The rate of consumers 60 days or more past due on their auto loans showed no change between the third and fourth quarters of 2009, and is still less than one percent overall (0.81 percent), according to TransUnion’s quarterly analysis of auto industry trends. When compared to the same period a year ago, the auto loan delinquency rate decreased by 5.81 percent.
Mississippi (1.45%) and Alabama (1.39%) had the highest auto loan delinquency rates in the fourth quarter. The lowest auto loan delinquency rates were in Alaska (0.29 percent) and North Dakota (0.32 percent). The average amount financed, or average auto debt, for both new and used vehicles increased slightly between the third and fourth quarters of 2009 from $12,542 to $12,568.
More consumers paid their car loans on-time in the fourth quarter, compared to a year ago.
"Going against traditional seasonal patterns, the flattening of auto delinquency rates in the fourth quarter may be an optimistic sign for payment behavior over the remainder of this year," said Peter Turek, automotive vice president in TransUnion’s financial services business unit, in a statement.
"Since 2000, auto delinquency rates have increased in the fourth quarter except for one occasion back in 2003. In fact, at the start of the recession (fourth quarter of 2007), the auto delinquency rate increased nearly 15 percent from the prior quarter. Part of the reason why we may be seeing a gradual turnaround in delinquency rates is the impact of new lower risk loans over the past several quarters including new loans from the popular government program, Cash for Clunkers."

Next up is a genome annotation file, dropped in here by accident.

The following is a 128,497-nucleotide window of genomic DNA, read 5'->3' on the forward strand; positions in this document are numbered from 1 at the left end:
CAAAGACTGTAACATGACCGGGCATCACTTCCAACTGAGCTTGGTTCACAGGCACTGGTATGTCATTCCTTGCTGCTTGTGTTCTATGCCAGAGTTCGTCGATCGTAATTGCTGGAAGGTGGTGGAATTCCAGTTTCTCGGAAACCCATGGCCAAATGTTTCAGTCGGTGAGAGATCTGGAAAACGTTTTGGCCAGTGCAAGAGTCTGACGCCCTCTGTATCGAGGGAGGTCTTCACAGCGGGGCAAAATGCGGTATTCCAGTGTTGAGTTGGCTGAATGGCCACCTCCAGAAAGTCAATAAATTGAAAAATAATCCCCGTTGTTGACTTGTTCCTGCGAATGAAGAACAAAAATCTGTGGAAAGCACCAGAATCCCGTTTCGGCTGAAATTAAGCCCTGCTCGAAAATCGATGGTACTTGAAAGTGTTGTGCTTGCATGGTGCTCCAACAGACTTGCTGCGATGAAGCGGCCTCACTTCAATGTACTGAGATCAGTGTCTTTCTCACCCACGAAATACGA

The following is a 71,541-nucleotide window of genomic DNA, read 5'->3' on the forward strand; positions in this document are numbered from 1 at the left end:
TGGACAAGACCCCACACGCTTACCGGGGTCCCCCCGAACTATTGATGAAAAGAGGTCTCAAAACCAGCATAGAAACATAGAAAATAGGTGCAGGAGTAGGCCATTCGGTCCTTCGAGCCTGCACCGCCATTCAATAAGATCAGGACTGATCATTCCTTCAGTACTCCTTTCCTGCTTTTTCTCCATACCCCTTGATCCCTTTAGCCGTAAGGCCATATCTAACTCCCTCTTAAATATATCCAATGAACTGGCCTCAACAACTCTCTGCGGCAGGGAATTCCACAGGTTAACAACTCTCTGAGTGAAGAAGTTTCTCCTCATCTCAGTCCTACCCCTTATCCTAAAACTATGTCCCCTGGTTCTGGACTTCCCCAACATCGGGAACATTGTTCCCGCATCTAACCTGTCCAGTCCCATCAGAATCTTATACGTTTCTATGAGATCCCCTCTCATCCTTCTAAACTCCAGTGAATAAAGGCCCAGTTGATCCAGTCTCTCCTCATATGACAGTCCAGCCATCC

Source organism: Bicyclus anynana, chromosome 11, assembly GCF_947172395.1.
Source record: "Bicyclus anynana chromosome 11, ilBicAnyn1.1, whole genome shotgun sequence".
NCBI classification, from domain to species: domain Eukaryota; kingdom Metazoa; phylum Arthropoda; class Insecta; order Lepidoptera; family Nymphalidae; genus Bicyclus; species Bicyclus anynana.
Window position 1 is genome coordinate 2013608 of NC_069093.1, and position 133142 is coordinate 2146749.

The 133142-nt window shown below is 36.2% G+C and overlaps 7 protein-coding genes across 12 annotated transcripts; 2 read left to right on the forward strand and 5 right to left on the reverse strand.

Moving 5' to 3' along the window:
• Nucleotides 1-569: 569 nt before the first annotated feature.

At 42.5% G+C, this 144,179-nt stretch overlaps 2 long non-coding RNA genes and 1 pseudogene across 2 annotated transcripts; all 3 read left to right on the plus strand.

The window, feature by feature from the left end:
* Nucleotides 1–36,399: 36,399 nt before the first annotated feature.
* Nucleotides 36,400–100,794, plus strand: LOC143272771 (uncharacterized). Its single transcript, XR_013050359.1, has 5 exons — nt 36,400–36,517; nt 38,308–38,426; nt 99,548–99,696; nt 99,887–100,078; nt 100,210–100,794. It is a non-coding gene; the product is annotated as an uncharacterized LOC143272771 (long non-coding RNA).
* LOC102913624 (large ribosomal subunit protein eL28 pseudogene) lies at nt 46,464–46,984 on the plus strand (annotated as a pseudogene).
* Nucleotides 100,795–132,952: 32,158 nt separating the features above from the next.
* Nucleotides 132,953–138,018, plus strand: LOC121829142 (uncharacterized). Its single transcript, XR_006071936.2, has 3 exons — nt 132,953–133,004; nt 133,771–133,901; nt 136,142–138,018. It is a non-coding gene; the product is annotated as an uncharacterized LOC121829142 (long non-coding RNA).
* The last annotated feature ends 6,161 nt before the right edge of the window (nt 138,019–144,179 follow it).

TransUnion predicts the 60-day auto delinquency rate will be in the range of 0.75 and 0.80 percent by the end of 2010.
"Given a more positive outlook for GDP and other economic indicators except for employment, our current forecasting models point to a national 60-day auto delinquency rate of 0.65 percent by midyear, a decrease of 19.7 percent compared to fourth quarter 2009," Turek said. "However, the seasonality and forecast of car sales will influence delinquency throughout the rest of this year and into 2011."
The mortgage loan delinquency rate (60 days or more past due) hit an all-time national average high of 6.89 percent in the fourth quarter of 2009. The national credit card delinquency rate (90 days or more past due on one or more credit card) increased to 1.21 percent in the fourth quarter of 2009, up 10 percent over the previous quarter. Compared to mortgages and credit cards, auto loan debt is still seeing some of the lowest delinquency rates around.